More research is needed on how COVID-19 affects pregnant people. But pregnant people have a higher risk of serious illness from COVID-19 compared to non-pregnant people. Some research also shows that pregnant people with COVID-19 may be at higher risk for pregnancy problems, like preterm birth.
Preterm birth is a birth that happens before 37 weeks of pregnancy. Preterm babies may not be fully developed at birth. They may have more health problems and may need to stay in the hospital longer than babies born later. Some may have breathing problems because their lungs are not fully developed.
Can COVID-19 increase the risk of preterm birth?
Each year, about 1 in 10 babies (10 percent) in the United States is preterm. This rate may be higher in pregnant people with COVID-19:
- In a Centers for Disease Control and Prevention (CDC) study of 445 births in 600 pregnant people with COVID-19, 12.6 percent were preterm births. In this study, preterm births were three times more likely in pregnant people with COVID-19 who had symptoms compared to pregnant people with COVID-19 who had no symptoms.
- In another CDC study of 3,912 babies born to pregnant people with COVID-19, 12.9 percent were preterm births.
While additional research is needed, it is important for pregnant people to know that the risk for severe outcomes due to COVID-19 is higher when compared to non-pregnant people. Therefore, be sure to protect yourself from COVID-19 and other infections that can increase the risk of having a preterm birth. These infections include the flu (also called influenza). Pregnant people who get the flu are more likely to have preterm labor and preterm birth. When you follow COVID-19 safety and social distancing recommendations, you are also protecting yourself from the flu.
But remember, getting the flu shot during pregnancy is the best way to protect you and your baby from the flu!
Protect yourself from COVID-19
Practice COVID-19 safety and social distancing recommendations:
- Wash your hands often. Use soap and water for at least 20 seconds. If you can’t use soap and water, use hand sanitizer with at least 60% alcohol.
- Limit contact with other people as much as possible.
- If you
need to go out or interact with others:
- Wear a cloth face cover or a facemask over your nose and mouth.
- Keep at least 6 feet away from others.
- Stay away from people who are not wearing a mask.
- Avoid touching your eyes, nose and mouth.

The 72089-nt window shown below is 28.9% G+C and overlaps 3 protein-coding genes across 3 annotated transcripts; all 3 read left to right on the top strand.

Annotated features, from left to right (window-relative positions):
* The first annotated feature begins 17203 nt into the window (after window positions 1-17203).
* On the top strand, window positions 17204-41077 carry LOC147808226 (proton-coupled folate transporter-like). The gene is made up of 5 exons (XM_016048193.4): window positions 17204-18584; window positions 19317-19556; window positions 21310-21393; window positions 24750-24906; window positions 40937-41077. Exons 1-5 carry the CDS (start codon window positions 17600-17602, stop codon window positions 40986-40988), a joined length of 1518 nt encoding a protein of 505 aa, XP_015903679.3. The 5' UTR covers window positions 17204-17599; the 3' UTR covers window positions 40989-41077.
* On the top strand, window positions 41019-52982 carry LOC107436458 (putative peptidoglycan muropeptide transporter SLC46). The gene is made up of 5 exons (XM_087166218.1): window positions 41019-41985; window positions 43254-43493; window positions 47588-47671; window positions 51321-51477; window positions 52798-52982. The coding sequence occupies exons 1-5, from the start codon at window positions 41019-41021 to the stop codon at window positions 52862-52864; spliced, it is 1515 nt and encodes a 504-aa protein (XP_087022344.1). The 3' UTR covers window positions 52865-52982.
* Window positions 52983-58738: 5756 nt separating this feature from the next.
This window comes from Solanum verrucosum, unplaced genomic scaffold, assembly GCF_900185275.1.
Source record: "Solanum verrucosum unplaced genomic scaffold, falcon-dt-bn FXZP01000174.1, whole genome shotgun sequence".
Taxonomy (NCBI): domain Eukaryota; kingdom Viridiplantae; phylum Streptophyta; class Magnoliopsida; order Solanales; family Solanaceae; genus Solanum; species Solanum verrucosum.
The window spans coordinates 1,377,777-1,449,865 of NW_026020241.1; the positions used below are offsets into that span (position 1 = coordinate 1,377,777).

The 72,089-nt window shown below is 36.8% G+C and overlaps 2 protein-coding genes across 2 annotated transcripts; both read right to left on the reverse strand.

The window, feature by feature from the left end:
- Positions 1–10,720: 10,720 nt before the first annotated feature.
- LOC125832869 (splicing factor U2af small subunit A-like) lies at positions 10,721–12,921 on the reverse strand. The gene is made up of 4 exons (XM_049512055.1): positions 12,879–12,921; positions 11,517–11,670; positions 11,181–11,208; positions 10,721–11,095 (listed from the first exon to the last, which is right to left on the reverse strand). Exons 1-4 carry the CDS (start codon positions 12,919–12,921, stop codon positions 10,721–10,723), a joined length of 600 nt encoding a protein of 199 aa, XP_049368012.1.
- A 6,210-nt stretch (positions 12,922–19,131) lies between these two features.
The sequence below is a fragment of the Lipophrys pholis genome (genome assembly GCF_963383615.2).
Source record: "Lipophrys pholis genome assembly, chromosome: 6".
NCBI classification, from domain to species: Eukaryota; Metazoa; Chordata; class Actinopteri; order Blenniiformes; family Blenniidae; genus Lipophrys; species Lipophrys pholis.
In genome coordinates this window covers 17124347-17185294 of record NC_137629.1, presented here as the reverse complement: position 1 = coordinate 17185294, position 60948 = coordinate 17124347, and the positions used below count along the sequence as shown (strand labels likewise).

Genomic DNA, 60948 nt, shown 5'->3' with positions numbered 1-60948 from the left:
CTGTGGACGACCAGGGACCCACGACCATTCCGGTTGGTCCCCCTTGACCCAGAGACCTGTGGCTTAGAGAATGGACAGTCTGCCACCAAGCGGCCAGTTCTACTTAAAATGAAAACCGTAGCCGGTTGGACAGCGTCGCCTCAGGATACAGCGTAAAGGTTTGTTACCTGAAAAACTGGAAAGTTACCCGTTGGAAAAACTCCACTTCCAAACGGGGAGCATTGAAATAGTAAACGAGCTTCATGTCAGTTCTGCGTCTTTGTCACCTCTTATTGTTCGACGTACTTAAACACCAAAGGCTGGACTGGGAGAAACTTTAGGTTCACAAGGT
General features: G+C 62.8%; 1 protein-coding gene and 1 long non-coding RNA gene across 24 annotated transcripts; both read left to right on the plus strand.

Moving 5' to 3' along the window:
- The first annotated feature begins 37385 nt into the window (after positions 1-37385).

- Every day, clean and disinfect surfaces you frequently touch.
- Avoid activities that make safety measures and social distancing difficult. For example, try ordering takeout food instead of going to a restaurant. Try staying connected to friends and family in creative ways, like with video calls, instead of going to a party. Some pregnant people even have had baby showers using video conferencing instead of in person during the pandemic.
If you have COVID-19 when giving birth, can your baby get infected?
Babies can become infected with COVID-19 during childbirth or by being exposed to someone with the virus after birth. But infections due to COVID-19 are not common in newborns born to people with COVID-19.
Research shows that only a small number of babies (about 2 percent to 5 percent) born to people with COVID-19 near the time of delivery test positive for the virus in the days after birth. It may be hard to tell if newborns infected with COVID-19 got the virus before birth, during birth or after birth from close contact with an infected person.
Can preterm babies be at higher risk for serious illness if they get COVID-19?
Yes. Some data shows that babies who may be more likely to have serious illness from COVID-19 include:
- Babies age 1 and under
- Preterm babies
- Babies who have other medical conditions, like a lung condition or heart disease
How can you protect your preterm baby from COVID-19 in the NICU?
Some preterm babies need to stay in the Neonatal Intensive Care Unit (NICU) for special care. Learn how to protect your baby from COVID-19 in the NICU.
Learn more about COVID-19 and pregnancy.